Charles Loftus, faculty advisor for College Republicans United, expressed immense disappointment in the private messages in the group.    

On March 22, The Phoenix New Times published a series of private Facebook messages from members of Arizona State University’s College Republicans United (CRU), a student group founded in January 2018 after splitting off from the larger student Republican group, ASU College Republicans. The CRU messages contained anti-Semitic, racist and homophobic sentiments and have generated controversy and outrage on campus. 

On Monday, CRU, which is funded by the university, issued a public apology at a meeting on ASU’s Tempe campus. 

“Moving forward, under my presidency, we will condemn to the highest degree any behavior involving racism, anti-Semitism, any level of discrimination to any group whatsoever, we will condemn it,” said the new president of the organization, Matthew Northway, who assumed his position after CRU’s prior president, Joshua Bernard, resigned last week. 

The meeting was attended by dozens of protesters. 

Group founder Rick Thomas spoke at the meeting and apologized for messages and tweets of his own. He said that the rhetoric in those messages was much different from the group’s public image. “Sometimes it was silly, sometimes it was inappropriate ... and I’m sure they’ve offended some of you, all of you should be offended by it.”

In the messages, Thomas supported a eugenics policy for the mentally handicapped; referred to the African American musician Childish Gambino as “degenerate monkey filth”; and referenced an Alex Jones-fueled conspiracy theory that Jews are puppet masters controlling the world. 

Prominent civil rights activist and Southern Baptist minister Rev. Jarret Barton Maupin attempted to serve as a mediator of sorts between CRU representatives and the protestors. Charles Loftus, the group’s faculty advisor, was grateful for the clergyman’s presence.

Northway, a pre-medical student, said that from now on all meetings would be recorded and that CRU would be enforcing its internal constitution more rigorously. On  March 28, the CRU executive staff expelled one of its members for “hiding his true feelings from CRU.”

Speaking to the Jewish News, Northway said that “everyone had a sense of dignity from God that everyone must honor.”

CRU has been under fire for their campus speakers, as well. On March 19, the group invited right-wing YouTube personality Ashton Blaise Whitty to speak at a CRU event. Her boyfriend, who came with her, is Tim Gionet, the alt-right YouTube personality known as Baked Alaska, who was a scheduled speaker at the Unite the Right Rally in Charlottesville in August 2017, when participants infamously chanted, “Jews will not replace us.”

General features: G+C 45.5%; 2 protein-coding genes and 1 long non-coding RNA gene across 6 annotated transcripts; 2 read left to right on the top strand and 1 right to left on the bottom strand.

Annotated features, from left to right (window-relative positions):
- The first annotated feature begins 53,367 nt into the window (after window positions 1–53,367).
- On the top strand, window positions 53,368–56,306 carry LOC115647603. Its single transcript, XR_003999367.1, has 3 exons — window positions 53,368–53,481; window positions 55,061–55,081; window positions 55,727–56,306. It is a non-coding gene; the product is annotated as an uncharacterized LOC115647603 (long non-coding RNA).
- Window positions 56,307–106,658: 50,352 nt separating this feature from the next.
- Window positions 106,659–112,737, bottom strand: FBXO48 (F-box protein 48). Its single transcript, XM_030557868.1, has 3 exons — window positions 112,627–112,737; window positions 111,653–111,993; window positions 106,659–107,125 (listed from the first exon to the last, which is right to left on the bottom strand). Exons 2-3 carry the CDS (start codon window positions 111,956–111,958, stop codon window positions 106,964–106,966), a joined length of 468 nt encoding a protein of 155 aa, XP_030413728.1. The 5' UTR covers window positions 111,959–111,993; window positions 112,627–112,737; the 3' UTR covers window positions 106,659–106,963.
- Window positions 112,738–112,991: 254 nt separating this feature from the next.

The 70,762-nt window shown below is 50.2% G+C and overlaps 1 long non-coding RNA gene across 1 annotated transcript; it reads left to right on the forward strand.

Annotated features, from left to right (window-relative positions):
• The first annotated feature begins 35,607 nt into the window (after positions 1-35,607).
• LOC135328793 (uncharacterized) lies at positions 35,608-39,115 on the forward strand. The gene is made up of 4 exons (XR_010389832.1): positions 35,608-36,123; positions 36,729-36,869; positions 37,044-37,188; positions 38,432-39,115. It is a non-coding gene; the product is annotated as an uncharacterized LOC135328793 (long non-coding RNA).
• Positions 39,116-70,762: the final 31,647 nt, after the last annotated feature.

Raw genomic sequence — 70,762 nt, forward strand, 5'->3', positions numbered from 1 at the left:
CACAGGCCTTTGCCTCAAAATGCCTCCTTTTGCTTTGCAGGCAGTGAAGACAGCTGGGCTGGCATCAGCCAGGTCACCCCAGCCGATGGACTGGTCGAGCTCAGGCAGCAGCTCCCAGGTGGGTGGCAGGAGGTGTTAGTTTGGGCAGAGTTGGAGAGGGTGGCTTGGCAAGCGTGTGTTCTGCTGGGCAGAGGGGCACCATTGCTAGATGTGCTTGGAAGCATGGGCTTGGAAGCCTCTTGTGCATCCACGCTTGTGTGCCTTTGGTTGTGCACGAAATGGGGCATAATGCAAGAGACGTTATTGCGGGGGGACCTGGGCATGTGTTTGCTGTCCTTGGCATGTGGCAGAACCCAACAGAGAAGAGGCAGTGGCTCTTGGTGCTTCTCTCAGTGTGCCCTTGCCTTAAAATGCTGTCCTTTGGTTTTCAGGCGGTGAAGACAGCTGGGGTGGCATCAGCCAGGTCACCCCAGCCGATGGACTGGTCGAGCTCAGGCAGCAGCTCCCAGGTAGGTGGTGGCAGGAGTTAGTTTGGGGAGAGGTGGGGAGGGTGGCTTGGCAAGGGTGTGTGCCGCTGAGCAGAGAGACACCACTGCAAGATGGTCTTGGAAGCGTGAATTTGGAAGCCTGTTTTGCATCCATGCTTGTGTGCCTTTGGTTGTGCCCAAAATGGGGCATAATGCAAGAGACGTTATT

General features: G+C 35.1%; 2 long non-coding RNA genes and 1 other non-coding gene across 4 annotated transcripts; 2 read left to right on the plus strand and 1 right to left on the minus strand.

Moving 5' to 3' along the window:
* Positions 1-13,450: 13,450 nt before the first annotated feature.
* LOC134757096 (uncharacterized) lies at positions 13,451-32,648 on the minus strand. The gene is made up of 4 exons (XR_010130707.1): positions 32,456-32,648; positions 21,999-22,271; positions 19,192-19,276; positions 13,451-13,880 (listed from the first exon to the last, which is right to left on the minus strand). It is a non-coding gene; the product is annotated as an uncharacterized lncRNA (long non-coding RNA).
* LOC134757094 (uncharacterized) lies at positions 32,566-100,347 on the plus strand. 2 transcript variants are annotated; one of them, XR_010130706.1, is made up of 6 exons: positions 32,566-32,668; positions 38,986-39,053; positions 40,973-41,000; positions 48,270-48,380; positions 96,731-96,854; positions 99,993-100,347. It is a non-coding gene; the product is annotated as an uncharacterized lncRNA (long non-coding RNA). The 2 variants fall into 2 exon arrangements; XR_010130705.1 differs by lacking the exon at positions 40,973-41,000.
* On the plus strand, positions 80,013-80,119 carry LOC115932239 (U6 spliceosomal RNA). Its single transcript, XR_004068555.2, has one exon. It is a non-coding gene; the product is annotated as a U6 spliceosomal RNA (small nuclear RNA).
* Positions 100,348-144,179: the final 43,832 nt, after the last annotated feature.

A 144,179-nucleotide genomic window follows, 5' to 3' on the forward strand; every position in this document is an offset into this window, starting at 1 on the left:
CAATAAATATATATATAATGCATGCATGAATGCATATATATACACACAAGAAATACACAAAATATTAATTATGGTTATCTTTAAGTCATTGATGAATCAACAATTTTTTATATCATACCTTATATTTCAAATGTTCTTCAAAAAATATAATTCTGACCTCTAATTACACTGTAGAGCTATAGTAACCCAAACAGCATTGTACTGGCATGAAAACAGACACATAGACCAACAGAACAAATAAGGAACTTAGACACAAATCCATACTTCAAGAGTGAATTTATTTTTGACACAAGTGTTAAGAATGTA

Members of the CRU have appeared to express support for that rally, which resulted in the death of attendee Heather Heyer. The Phoenix New Times published two photos, one of Thomas and one of CRU member Cody Friedland, holding tiki torches, a gallon of milk and standing next to a Dodge Challenger. (Charlottesville protesters carried tiki torches and milk has become a white supremacist symbol. Heyer was killed by a Dodge Challenger.) 

Loftus, a criminology professor and former police officer, told the Jewish News he was disappointed in the CRU members who wrote the messages.

“We have a very diverse group full of black students, female students, Asian students and Hispanic so I believe that what was written in these private messages doesn’t reflect the group as a whole,” Loftus said. “There have also been Jewish members of this group.” He may have been referring to Friedland, who he cited for the New Times as a Jewish member. (Friedland did not reply to a request for comment.)

Now, Loftus is focusing on retooling the group’s message. During his career as a Phoenix police officer, he worked with the ADL and spent several summers in Israel for counterterrorism training. He said that if CRU as a whole was hate-filled and anti-Semitic, he would do everything in his power to shut the group down.

Northway, for his part, hopes the group will overcome the rhetoric of its former members and move forward as a more respectable entity. “Those comments were reprehensible and are not who we are,” he said, “and not who we will be.” JN

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